The kicker, though, was the season 4 finale, which set Kevin on a surprising path to fatherhood (more on that later) and unraveled a brotherhood. Kevin and Randall’s seasonlong feud may have started as a disagreement over how best to take care of their mother’s worsening Alzheimer’s disease, but quickly imploded into a fight over opposing viewpoints on life -- Randall, clinging onto the idea that if he could help Rebecca, their problems would go away; Kevin, subscribing to the notion that her remaining years be spent with family. And when Kevin snarls to Randall that the day he became a Pearson as a young boy was the “worst day of his life,” you really can’t come back from that. “There was some nasty, nasty s**t that was said,” Hartley concedes, agreeing that the brothers’ relationship is irrevocably changed. “They have a difficult history, but time and space sometimes heals things. I don’t know if you’d come back necessarily from that -- back to where you were before -- but I think it can be repaired.”

Hartley says the weight of that climactic scene with Sterling K. Brown wasn’t lost on either performer. “When we read that in the script, we were like, this is another level. They’re both planting the flag in the ground and being like, ‘This is my territory. If I never talk to you again, I never talk to you again. This is how I feel and this is what it is.’ It’s also decades of built-up resentment and anger, and the worst part, a lot of it was true,” he acknowledges. “You’re really hitting close to home and you know you’re doing damage, and you just keep diving in. That’s cruel. They were both cruel to each other.” 

This Is Us
Justin Hartley as Kevin, Sterling K. Brown as Randall. Ron Batzdorff/NBC

Executive producer and co-showrunner Elizabeth Berger praised Hartley’s performance in the closing hour as a standout of the series. “It was easy when the series began to write him off as this gorgeous face on the show and not necessarily one of the heavy hitters. I think season by season everyone realized, ‘Wait, we better take this guy seriously because he is really showing up here,’” she says. “Our finale this past season, where you have that big fight between him and Randall, both of them knocked it out of the park, and it's just one example of Justin showing up and absolutely killing it, which he does for us every single episode.” Berger’s colleague, co-showrunner Isaac Aptaker, echoed her sentiments, challenging anyone to see the ex-soap star in a new light. “It's like Elizabeth said, he's so handsome, it's easy to write him off as the dreamboat TV actor. But, he has such depth and such skill and nuance that he's found in this character.”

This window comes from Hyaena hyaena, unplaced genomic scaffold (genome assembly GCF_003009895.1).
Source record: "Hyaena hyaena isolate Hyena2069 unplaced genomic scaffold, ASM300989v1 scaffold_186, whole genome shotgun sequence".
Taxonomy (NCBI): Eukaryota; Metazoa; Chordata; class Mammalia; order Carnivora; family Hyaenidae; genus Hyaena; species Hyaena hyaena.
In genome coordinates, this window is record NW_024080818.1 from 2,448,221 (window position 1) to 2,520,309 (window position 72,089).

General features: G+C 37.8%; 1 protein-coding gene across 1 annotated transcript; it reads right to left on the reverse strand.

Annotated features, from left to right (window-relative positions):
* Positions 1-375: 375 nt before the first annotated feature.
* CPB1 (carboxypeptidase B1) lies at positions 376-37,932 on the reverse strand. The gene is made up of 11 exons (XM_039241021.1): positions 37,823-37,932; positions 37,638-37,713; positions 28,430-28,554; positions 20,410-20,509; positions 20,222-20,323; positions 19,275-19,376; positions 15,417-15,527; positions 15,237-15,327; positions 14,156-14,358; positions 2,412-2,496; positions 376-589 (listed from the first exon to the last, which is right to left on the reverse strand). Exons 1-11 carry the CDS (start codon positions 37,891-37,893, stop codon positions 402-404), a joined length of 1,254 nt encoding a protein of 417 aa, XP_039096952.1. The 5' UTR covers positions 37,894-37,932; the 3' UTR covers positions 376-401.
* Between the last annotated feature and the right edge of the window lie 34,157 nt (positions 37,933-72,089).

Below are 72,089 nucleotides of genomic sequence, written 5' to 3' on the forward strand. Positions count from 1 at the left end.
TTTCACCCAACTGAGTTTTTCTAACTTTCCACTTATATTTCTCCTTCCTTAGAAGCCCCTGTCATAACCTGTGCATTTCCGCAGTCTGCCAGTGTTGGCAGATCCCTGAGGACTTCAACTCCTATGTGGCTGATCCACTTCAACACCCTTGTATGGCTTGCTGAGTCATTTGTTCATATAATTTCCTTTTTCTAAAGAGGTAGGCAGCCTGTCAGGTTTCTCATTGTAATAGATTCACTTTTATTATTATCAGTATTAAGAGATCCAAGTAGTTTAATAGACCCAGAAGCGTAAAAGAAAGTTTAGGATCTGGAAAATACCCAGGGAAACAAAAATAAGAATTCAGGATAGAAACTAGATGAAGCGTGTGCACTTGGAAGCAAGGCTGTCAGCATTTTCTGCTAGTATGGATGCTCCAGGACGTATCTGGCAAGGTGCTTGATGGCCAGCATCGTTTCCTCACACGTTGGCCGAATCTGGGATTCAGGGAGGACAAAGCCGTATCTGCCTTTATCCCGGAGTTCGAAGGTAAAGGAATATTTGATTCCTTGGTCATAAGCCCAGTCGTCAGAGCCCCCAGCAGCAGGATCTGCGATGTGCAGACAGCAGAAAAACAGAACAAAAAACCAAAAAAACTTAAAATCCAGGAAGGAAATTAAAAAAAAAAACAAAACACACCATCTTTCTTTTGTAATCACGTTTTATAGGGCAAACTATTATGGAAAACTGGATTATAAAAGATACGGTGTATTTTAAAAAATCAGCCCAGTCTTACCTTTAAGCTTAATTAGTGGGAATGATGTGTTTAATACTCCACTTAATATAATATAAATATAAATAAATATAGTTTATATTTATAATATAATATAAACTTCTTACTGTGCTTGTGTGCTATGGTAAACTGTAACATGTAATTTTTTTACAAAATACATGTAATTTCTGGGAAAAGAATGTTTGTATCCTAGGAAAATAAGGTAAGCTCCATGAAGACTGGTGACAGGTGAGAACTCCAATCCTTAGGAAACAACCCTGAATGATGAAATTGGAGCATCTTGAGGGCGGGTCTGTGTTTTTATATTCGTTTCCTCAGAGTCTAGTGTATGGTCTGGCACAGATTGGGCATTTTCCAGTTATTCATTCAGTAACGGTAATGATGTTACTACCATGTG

As for Kevin’s love life, his declaration to Kate's friend, Madison, that he is “all in” for their children, represents his acceptance that the plan he had drawn up more than likely won’t happen. “That was him realizing, for the first time in his life, that he’s not going to put himself first. This great love he’s been looking for has dimmed over the years and has caused him a lot of heartache and problems -- not only for himself but other people. I think he’s starting to realize that he’s not designed for that kind of true, romantic love story his dad had with his mom like he always thought,” Hartley notes. “He’s shifting a little bit. That’s a bold statement, but I think he’s on the right track.” But does his heart break a little for Kevin sacrificing the possibility of one day achieving unabashed happiness? “It’s heartbreaking,” he admits, “but also, in a way, sort of freeing. He’s finding something new. Talk about manning up. Good for him.”

If there’s one thing that’s come out of the This Is Us experience, outside of the acclaim and the barrage of theories borne out of the most miniscule detail, it’s a shift in perspective. “I think the show, in general, has slowed me down a bit,” he considers. “My daughter is 16, but when I started the show she was 12. I’m going to blink and she’s going to be 21 or 22 and gone, so I better savor those moments and slow it down. We’ve taken trips. We’ve had talks. I think it makes me more aware of just how fast these times go by and how precious they really are. The show has done that for me in a really good way.”

With season 5 around the eventual corner, Hartley -- like the rest of his castmates -- knows “quite a bit” about what awaits the Pearson clan. “We’re keeping up the momentum, for sure,” he promises. “Our show is at our best when we’re talking about real-life things that real-life people are going through that are hard and that are not going away anytime soon: mental health, sexuality, alcohol abuse, drug addiction, marriage, death. As long as we continue to tackle those topics that are truthful, honest and relevant, that’s when we’re at our best. And from what I’m gathering, it’s going to be a hell of a season.”

 

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Philiana Ng

Thu, 07/02/2020 - 07:19